Commercial Farmers' Union of Zimbabwe

Commercial Farmers' Union of Zimbabwe

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Irrigated land increases


Irrigated land increases

December 10, 2014 Local News

Masvingo Bureau

Irrigated land countrywide has increased to 135 000 hectares this year owing to the ongoing thrust by Government to shift from dependence on rain-fed agriculture.

Deputy Minister of Agriculture, Mechanisation and Irrigation Development responsible for Cropping Davis Marapira yesterday said hectarage under irrigation countrywide increased by about 15 000ha over the past 12 months from last year’s 120 000ha.

Cde Marapira said the size of irrigated land in Zimbabwe was expected to further rise next year after the completion of ongoing rehabilitation work on major irrigation schemes around the country.

“We are happy that the area under irrigation continues to grow as this will greatly enhance the country’s food security.

Irrigation schemes such as Nyanyadzi and Nhowe in Manicaland have already been completed while work on others like Mushandike in Masvingo is underway,’’ he said.

He said Government and its development partners were involved in the rehabilitation of several small and large-scale irrigation schemes around the country.

Mushandike scheme was the largest in Masvingo, covering 1 000ha, but less than 200ha is under irrigation after the scheme was blighted by problems ranging from shortage of water to dilapidated canals.

Cde Marapira said the rehabilitation of Mushandike was expected to be completed next year, restoring livelihoods of more than 5 000 villagers in the arid Chivi and Masvingo districts which depended on the scheme.

Plans were also underway to construct a $10 million pipeline that draws water from Muzhwi Dam in northern Chivi to irrigate plots at Mushandike.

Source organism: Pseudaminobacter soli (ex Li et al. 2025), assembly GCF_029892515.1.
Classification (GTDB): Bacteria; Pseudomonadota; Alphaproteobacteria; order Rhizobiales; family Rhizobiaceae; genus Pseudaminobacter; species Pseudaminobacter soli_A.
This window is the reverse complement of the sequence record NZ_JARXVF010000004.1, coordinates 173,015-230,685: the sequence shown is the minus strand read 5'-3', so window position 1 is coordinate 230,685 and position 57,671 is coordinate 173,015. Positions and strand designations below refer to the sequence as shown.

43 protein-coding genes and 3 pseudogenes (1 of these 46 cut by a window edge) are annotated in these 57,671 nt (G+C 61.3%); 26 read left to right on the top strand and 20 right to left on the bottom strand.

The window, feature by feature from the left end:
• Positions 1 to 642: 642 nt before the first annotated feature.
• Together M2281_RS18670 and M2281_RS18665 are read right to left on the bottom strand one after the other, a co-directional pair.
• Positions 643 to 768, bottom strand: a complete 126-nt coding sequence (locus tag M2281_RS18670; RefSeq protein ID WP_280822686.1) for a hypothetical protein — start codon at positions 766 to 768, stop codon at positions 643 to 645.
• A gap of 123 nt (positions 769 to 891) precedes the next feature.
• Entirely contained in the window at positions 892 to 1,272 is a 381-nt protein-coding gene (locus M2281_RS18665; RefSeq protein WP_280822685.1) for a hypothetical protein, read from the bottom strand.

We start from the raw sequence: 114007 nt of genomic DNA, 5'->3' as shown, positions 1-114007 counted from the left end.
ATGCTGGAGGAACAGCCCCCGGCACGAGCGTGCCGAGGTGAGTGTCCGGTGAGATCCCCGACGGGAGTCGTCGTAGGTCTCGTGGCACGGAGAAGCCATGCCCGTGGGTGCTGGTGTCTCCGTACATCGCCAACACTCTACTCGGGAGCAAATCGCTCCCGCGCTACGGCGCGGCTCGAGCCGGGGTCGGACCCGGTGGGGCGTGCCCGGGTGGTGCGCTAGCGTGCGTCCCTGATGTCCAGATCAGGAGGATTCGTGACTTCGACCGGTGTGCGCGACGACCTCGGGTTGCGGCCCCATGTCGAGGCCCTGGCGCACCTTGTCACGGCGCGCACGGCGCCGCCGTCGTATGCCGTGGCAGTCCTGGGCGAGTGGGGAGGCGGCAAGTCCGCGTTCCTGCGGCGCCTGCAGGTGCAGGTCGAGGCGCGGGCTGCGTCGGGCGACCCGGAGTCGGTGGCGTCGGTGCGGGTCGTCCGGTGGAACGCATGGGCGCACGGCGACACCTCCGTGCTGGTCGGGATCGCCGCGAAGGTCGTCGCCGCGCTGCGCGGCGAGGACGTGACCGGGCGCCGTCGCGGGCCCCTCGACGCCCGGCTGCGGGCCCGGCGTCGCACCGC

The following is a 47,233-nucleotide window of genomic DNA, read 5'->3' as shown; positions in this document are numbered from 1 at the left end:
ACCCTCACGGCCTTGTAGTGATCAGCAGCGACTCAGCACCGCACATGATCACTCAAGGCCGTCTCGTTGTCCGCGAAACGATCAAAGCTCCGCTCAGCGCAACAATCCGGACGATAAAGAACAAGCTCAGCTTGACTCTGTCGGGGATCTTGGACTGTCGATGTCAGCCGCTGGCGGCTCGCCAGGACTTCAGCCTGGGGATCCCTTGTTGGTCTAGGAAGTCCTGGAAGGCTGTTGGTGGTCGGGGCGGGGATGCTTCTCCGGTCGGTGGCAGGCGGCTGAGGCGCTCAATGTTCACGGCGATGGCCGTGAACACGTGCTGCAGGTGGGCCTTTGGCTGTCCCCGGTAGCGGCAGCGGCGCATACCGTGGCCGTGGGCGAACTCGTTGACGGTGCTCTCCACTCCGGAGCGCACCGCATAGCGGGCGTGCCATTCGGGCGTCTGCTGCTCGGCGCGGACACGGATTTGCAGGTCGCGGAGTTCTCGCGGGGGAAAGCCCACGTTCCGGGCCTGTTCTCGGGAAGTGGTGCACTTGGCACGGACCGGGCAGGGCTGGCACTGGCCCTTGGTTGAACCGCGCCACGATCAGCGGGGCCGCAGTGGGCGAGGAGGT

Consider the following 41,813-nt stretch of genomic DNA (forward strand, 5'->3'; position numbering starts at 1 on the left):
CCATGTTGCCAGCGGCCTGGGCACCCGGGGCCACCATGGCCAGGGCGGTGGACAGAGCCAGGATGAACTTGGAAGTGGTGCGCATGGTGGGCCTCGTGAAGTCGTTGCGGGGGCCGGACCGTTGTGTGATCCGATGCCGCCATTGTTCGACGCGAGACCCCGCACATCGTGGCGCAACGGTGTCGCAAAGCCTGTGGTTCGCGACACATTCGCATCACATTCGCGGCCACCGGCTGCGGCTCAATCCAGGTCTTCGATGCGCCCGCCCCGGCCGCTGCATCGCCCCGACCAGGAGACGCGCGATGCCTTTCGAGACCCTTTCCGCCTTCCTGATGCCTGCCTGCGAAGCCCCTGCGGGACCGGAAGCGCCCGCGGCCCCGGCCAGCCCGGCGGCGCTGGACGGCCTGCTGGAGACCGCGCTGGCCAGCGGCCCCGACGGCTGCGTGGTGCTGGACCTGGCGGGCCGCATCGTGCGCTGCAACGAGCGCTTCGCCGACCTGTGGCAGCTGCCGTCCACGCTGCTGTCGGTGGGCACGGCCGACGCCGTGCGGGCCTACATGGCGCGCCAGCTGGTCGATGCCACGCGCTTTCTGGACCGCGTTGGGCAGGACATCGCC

Cde Marapira said most of the irrigated land around the country was currently under sugar cane and citrus.

“We want the bulk of the land to go under crops such as maize and wheat so that we can have enough food. We want to stop the importation of maize and wheat every year,’’ added Cde Marapira.

He said it was disheartening that Masvingo had fewer irrigation schemes despite having the highest dam density in Zimbabwe.

Besides boasting big dams such as Lake Mutirikwi in Masvingo district, Manjirenji in Zaka, Manyuchi in Mwenezi and others that were underutilised, the province will also have the giant Tokwe-Mukosi Dam in Chivi on board soon.

Tokwe-Mukosi will have the potential to irrigate 25 000ha in southern parts of Masvingo Province.

However, funding constraints threaten the immediate use of Tokwe-Mukosi water for irrigation as preliminary estimates indicate that at least $250 million will be required to fully develop the mega-dam’s irrigation potential.


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